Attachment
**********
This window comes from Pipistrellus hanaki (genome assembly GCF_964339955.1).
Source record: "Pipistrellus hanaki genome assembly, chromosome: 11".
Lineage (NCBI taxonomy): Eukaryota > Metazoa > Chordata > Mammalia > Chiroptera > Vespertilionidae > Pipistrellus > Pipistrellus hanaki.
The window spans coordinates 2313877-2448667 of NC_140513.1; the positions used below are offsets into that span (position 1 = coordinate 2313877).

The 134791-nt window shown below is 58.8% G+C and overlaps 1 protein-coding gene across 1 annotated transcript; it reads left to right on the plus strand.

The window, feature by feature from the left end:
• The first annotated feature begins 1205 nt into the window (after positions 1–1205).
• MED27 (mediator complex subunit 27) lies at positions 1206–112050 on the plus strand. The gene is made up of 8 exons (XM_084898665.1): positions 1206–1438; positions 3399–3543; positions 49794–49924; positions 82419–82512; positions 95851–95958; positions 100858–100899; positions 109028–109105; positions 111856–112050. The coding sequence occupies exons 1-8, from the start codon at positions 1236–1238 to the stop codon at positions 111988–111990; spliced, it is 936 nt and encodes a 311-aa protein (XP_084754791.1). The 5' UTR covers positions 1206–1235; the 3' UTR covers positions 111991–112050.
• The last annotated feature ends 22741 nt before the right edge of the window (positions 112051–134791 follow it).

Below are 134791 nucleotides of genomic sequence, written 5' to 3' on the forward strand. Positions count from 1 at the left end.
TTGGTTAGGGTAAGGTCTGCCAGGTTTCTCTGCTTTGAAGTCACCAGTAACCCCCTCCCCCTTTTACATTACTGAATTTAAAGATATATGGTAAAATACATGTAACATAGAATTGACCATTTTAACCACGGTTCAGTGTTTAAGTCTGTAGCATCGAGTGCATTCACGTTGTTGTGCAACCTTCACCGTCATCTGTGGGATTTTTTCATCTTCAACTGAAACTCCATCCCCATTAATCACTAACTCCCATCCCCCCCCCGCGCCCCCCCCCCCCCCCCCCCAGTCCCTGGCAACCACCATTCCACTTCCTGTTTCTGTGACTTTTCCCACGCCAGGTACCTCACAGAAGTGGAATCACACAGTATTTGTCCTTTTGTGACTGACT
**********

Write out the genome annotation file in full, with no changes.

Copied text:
This window comes from Pipistrellus hanaki (genome assembly GCF_964339955.1).
Source record: "Pipistrellus hanaki genome assembly, chromosome: 11".
Lineage (NCBI taxonomy): Eukaryota > Metazoa > Chordata > Mammalia > Chiroptera > Vespertilionidae > Pipistrellus > Pipistrellus hanaki.
The window spans coordinates 2313877-2448667 of NC_140513.1; the positions used below are offsets into that span (position 1 = coordinate 2313877).

The 134791-nt window shown below is 58.8% G+C and overlaps 1 protein-coding gene across 1 annotated transcript; it reads left to right on the plus strand.

The window, feature by feature from the left end:
• The first annotated feature begins 1205 nt into the window (after positions 1–1205).
• MED27 (mediator complex subunit 27) lies at positions 1206–112050 on the plus strand. The gene is made up of 8 exons (XM_084898665.1): positions 1206–1438; positions 3399–3543; positions 49794–49924; positions 82419–82512; positions 95851–95958; positions 100858–100899; positions 109028–109105; positions 111856–112050. The coding sequence occupies exons 1-8, from the start codon at positions 1236–1238 to the stop codon at positions 111988–111990; spliced, it is 936 nt and encodes a 311-aa protein (XP_084754791.1). The 5' UTR covers positions 1206–1235; the 3' UTR covers positions 111991–112050.
• The last annotated feature ends 22741 nt before the right edge of the window (positions 112051–134791 follow it).

Below are 134791 nucleotides of genomic sequence, written 5' to 3' on the forward strand. Positions count from 1 at the left end.
TTGGTTAGGGTAAGGTCTGCCAGGTTTCTCTGCTTTGAAGTCACCAGTAACCCCCTCCCCCTTTTACATTACTGAATTTAAAGATATATGGTAAAATACATGTAACATAGAATTGACCATTTTAACCACGGTTCAGTGTTTAAGTCTGTAGCATCGAGTGCATTCACGTTGTTGTGCAACCTTCACCGTCATCTGTGGGATTTTTTCATCTTCAACTGAAACTCCATCCCCATTAATCACTAACTCCCATCCCCCCCCCGCGCCCCCCCCCCCCCCCCCCCAGTCCCTGGCAACCACCATTCCACTTCCTGTTTCTGTGACTTTTCCCACGCCAGGTACCTCACAGAAGTGGAATCACACAGTATTTGTCCTTTTGTGACTGACT